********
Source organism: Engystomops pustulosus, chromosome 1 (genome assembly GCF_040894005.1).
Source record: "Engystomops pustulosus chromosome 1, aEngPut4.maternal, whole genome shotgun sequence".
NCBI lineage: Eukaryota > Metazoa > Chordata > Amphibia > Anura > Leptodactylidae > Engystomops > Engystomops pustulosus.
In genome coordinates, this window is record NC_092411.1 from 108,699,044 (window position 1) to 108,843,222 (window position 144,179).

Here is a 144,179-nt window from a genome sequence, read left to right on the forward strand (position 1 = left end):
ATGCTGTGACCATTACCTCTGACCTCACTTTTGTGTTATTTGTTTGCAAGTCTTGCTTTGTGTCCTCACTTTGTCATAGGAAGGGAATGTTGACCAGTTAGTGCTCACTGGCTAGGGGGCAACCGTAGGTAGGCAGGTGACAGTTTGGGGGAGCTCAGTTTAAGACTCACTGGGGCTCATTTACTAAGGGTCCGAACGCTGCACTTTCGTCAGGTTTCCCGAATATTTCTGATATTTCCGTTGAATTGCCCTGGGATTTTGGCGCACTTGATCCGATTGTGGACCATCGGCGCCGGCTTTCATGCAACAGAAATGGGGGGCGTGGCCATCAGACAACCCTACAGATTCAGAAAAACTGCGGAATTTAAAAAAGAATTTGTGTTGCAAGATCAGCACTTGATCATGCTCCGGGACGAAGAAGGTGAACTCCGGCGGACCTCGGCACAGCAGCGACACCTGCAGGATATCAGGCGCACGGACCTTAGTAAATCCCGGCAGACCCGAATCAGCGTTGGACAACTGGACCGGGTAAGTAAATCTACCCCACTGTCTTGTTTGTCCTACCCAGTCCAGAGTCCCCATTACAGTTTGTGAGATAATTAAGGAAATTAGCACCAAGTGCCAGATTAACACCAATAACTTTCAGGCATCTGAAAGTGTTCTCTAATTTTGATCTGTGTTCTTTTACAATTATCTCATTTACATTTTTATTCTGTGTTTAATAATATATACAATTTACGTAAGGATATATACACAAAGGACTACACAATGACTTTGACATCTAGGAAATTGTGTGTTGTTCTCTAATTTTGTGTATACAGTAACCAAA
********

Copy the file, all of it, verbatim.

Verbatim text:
Source organism: Engystomops pustulosus, chromosome 1 (genome assembly GCF_040894005.1).
Source record: "Engystomops pustulosus chromosome 1, aEngPut4.maternal, whole genome shotgun sequence".
NCBI lineage: Eukaryota > Metazoa > Chordata > Amphibia > Anura > Leptodactylidae > Engystomops > Engystomops pustulosus.
In genome coordinates, this window is record NC_092411.1 from 108,699,044 (window position 1) to 108,843,222 (window position 144,179).

Here is a 144,179-nt window from a genome sequence, read left to right on the forward strand (position 1 = left end):
ATGCTGTGACCATTACCTCTGACCTCACTTTTGTGTTATTTGTTTGCAAGTCTTGCTTTGTGTCCTCACTTTGTCATAGGAAGGGAATGTTGACCAGTTAGTGCTCACTGGCTAGGGGGCAACCGTAGGTAGGCAGGTGACAGTTTGGGGGAGCTCAGTTTAAGACTCACTGGGGCTCATTTACTAAGGGTCCGAACGCTGCACTTTCGTCAGGTTTCCCGAATATTTCTGATATTTCCGTTGAATTGCCCTGGGATTTTGGCGCACTTGATCCGATTGTGGACCATCGGCGCCGGCTTTCATGCAACAGAAATGGGGGGCGTGGCCATCAGACAACCCTACAGATTCAGAAAAACTGCGGAATTTAAAAAAGAATTTGTGTTGCAAGATCAGCACTTGATCATGCTCCGGGACGAAGAAGGTGAACTCCGGCGGACCTCGGCACAGCAGCGACACCTGCAGGATATCAGGCGCACGGACCTTAGTAAATCCCGGCAGACCCGAATCAGCGTTGGACAACTGGACCGGGTAAGTAAATCTACCCCACTGTCTTGTTTGTCCTACCCAGTCCAGAGTCCCCATTACAGTTTGTGAGATAATTAAGGAAATTAGCACCAAGTGCCAGATTAACACCAATAACTTTCAGGCATCTGAAAGTGTTCTCTAATTTTGATCTGTGTTCTTTTACAATTATCTCATTTACATTTTTATTCTGTGTTTAATAATATATACAATTTACGTAAGGATATATACACAAAGGACTACACAATGACTTTGACATCTAGGAAATTGTGTGTTGTTCTCTAATTTTGTGTATACAGTAACCAAA